Frosts Sense Sound Poem Brown

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Alden Anderson English 102 Summer ’05 2: 15 Frost’s Sense Robert Frost has a certain theory. That a sentence has an overall sound and that word may be taken out and the sound analyzed. The theory is Frost’s “Sound of Sense.” Or I like to say, that you may sense the sound of a sentence, with a simple little trick. Put your hand over your mouth and speak the sentence, pay attention to the muffled sound instead of the words being spoken. That would be the sound of sense. This paper is an introduction to this theory along with an analysis of a Frost poem I feel articulates this well.

The poem that I have chosen is taken from his later years, after he first came up with this theory. While Frost was up in a mountain interval in ’23, I believe his imagination started to stray. This may be how the poem, “Brown’s Decent” started. It starts, “BROWN lived at such a lofty farm That everyone for miles could see His lantern when he did his chore In winter after half-past three.” Meaning; there was a farmer, in an extremely high vantage, with a farm high in view of a town below.

This is a simple rhyme poem with and a simpler A-B-C-B style. Yet the roll of the words and the fluidity of the story make it a perfect example for the sound of sense. Try using the hand method to get a sense of the sound here. In the second rhyming section we see two great examples as Brown goes about his chores, “And many must have seen him make.” And, “‘Cross lots, ‘cross walls, ‘cross everything,” The second here is an unusual stammering descriptive sentence that we see imitated later in the poem to add consistency and texture. The poem goes on to detail Brown’s accident and fall, and as he is sliding down the mountainside we again get a feeling that he is intentionally using certain words to add a sound to the sentence he wants custom. “Sometimes he came with arms outspread/ Like wings, revolving in the scene.” There is a section of four rhyme sets describing the fall.

These are all blended together to flow better and increase tension and concentration. Sixteen lines in total, I believe this is the most entertaining part of the poem. Towards the end of Brown’s slide is where we get the stammering descriptive rant again, “He reeled, he lurched, he bobbed, he checked.” These are fun ones to sound out as a sentence because of the varying tones of the words. Brown then slides all the way to the bottom and is stopped by a river road, a soft landing. The final area of the poem is a thoughtful interpretation of the scene happening on the mountain. Given from the perspective of the townspeople below.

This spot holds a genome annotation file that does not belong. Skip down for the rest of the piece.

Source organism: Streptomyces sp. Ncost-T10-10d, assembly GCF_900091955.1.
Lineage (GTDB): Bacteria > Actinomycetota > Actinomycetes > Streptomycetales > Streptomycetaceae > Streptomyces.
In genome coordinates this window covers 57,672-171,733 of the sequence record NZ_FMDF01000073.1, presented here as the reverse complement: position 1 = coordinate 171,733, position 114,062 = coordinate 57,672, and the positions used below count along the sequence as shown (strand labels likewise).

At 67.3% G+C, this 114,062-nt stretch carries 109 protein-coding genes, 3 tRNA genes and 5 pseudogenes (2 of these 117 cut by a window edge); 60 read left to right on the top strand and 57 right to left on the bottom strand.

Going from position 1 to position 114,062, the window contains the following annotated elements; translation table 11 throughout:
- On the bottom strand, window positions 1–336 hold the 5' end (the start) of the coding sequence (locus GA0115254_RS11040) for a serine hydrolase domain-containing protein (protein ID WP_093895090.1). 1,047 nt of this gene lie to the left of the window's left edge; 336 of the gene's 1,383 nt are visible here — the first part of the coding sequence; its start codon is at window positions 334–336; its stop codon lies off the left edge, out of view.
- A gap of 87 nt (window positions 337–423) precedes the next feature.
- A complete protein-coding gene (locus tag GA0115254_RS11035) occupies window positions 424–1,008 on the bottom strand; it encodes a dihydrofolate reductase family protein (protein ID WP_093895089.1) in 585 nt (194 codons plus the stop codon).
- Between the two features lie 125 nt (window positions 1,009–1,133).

After reaching the trail, which gave him his stop, he looks up at the length of his fall and sees there is no way to climb back up. This leads to a lovely example in a four-line set.” Or even thought of standing there Until the January thaw Should take the polish off the crust. He bowed with grace to natural law,” Which means the thought of standing there until summer occurred to him, but sense eventually overcame. The poem finishes with an explanation of the motives for no one helping Brown back to his farm. Then tells of Brown’s thought processes for walking the long way back to the farm.” But now he snapped his eyes three times; Then shook his lantern, saying, ‘Ile’s’Bout out!’ and took the long way home By road, a matter of several miles.” Explaining that his lantern is going out so he better walk home. Completely unconcerned with the way it seemed from the outside.

Brown finishes his decent with an accent in the dark, before his lantern dies. Such is the way of the “Sound of Sense.” From the outside we can ignore the words, say in a crowded place, and concentrate on the ocean of noise coming up. It can be melodious, if you find the right wave to listen on. Frost was on to something with this concept. It is a shame he was never able to progress this idea, for this could be more than analysis. This could be the start of a new music, art, and way of listening, or even writing.

This concept is something to always keep in mind. Now prone to sensibly listen to the “Sound of Sense.”.

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